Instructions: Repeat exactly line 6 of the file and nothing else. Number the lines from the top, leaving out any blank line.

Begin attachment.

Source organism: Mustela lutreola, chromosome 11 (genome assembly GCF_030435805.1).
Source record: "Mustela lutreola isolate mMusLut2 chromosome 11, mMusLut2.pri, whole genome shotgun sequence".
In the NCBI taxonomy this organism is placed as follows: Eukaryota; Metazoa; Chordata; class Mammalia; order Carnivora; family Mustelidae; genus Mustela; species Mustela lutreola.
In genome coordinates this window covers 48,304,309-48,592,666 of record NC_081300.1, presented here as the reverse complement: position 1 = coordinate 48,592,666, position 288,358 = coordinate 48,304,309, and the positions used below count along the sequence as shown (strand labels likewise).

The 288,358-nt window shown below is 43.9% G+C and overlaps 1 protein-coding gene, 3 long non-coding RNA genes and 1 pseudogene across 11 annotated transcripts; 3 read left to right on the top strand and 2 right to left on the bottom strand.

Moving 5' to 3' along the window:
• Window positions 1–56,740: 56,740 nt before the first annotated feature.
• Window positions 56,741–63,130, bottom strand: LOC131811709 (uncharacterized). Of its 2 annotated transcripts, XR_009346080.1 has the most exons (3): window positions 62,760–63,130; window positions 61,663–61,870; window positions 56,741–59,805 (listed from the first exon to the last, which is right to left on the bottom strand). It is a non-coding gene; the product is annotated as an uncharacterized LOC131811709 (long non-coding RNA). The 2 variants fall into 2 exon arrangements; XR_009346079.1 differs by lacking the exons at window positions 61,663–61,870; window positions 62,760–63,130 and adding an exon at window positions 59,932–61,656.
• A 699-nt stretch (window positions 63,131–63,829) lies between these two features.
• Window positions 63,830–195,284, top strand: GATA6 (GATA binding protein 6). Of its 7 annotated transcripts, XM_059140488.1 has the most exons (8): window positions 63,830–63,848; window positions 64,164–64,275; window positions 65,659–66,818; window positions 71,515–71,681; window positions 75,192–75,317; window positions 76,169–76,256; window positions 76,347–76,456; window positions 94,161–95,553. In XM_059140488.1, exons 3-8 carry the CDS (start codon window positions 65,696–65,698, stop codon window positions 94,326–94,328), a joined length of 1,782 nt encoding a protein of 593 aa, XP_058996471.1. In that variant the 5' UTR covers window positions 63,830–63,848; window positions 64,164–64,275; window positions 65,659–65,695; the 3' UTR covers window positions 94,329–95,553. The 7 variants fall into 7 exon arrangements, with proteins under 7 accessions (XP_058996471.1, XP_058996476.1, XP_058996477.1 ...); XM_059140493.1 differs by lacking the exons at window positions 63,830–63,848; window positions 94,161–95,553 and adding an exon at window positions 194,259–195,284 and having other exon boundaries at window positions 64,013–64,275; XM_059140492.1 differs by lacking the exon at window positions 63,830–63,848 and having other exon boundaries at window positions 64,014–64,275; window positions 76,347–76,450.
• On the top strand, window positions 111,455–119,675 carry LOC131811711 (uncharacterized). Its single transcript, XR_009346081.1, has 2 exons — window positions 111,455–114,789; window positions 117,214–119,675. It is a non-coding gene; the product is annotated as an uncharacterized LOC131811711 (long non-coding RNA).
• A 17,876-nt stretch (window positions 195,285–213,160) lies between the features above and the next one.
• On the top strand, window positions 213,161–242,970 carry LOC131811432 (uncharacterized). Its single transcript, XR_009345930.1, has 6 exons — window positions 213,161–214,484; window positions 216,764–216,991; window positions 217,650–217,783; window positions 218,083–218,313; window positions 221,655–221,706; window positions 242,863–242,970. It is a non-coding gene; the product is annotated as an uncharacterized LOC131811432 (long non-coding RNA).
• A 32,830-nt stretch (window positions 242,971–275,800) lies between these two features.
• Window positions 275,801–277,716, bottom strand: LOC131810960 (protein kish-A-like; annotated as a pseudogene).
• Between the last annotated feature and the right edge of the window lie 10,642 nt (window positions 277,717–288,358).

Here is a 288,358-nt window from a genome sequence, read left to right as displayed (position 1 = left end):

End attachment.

Moving 5' to 3' along the window: